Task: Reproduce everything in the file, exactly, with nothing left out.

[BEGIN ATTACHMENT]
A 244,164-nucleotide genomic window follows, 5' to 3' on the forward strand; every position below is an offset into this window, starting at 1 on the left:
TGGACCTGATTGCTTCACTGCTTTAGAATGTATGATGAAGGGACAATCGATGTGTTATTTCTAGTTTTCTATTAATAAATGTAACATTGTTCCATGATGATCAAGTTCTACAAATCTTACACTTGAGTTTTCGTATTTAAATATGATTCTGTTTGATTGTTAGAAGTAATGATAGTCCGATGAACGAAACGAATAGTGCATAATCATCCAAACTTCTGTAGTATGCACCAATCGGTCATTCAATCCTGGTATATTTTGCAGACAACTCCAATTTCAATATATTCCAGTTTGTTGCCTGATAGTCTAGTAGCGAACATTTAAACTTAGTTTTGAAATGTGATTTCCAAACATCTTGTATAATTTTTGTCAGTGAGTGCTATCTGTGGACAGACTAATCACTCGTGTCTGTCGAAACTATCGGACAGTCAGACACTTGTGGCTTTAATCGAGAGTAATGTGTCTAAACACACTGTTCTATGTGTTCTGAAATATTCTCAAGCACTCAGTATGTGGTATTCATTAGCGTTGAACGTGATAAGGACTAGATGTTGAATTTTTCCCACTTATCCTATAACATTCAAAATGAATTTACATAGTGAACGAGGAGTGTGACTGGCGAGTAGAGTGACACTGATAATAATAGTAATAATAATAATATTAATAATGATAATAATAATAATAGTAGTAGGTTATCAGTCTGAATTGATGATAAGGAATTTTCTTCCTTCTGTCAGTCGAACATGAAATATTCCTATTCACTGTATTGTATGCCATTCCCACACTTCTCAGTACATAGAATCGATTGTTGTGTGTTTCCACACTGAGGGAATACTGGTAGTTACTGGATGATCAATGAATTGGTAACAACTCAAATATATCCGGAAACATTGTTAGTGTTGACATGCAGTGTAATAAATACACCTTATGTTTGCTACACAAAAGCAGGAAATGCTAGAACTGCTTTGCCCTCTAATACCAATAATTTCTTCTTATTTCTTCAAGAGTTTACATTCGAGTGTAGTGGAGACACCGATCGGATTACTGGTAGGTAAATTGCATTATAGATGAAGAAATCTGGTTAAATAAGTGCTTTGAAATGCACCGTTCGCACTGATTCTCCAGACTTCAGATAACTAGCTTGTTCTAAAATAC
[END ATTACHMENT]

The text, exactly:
A 244,164-nucleotide genomic window follows, 5' to 3' on the forward strand; every position below is an offset into this window, starting at 1 on the left:
TGGACCTGATTGCTTCACTGCTTTAGAATGTATGATGAAGGGACAATCGATGTGTTATTTCTAGTTTTCTATTAATAAATGTAACATTGTTCCATGATGATCAAGTTCTACAAATCTTACACTTGAGTTTTCGTATTTAAATATGATTCTGTTTGATTGTTAGAAGTAATGATAGTCCGATGAACGAAACGAATAGTGCATAATCATCCAAACTTCTGTAGTATGCACCAATCGGTCATTCAATCCTGGTATATTTTGCAGACAACTCCAATTTCAATATATTCCAGTTTGTTGCCTGATAGTCTAGTAGCGAACATTTAAACTTAGTTTTGAAATGTGATTTCCAAACATCTTGTATAATTTTTGTCAGTGAGTGCTATCTGTGGACAGACTAATCACTCGTGTCTGTCGAAACTATCGGACAGTCAGACACTTGTGGCTTTAATCGAGAGTAATGTGTCTAAACACACTGTTCTATGTGTTCTGAAATATTCTCAAGCACTCAGTATGTGGTATTCATTAGCGTTGAACGTGATAAGGACTAGATGTTGAATTTTTCCCACTTATCCTATAACATTCAAAATGAATTTACATAGTGAACGAGGAGTGTGACTGGCGAGTAGAGTGACACTGATAATAATAGTAATAATAATAATATTAATAATGATAATAATAATAATAGTAGTAGGTTATCAGTCTGAATTGATGATAAGGAATTTTCTTCCTTCTGTCAGTCGAACATGAAATATTCCTATTCACTGTATTGTATGCCATTCCCACACTTCTCAGTACATAGAATCGATTGTTGTGTGTTTCCACACTGAGGGAATACTGGTAGTTACTGGATGATCAATGAATTGGTAACAACTCAAATATATCCGGAAACATTGTTAGTGTTGACATGCAGTGTAATAAATACACCTTATGTTTGCTACACAAAAGCAGGAAATGCTAGAACTGCTTTGCCCTCTAATACCAATAATTTCTTCTTATTTCTTCAAGAGTTTACATTCGAGTGTAGTGGAGACACCGATCGGATTACTGGTAGGTAAATTGCATTATAGATGAAGAAATCTGGTTAAATAAGTGCTTTGAAATGCACCGTTCGCACTGATTCTCCAGACTTCAGATAACTAGCTTGTTCTAAAATAC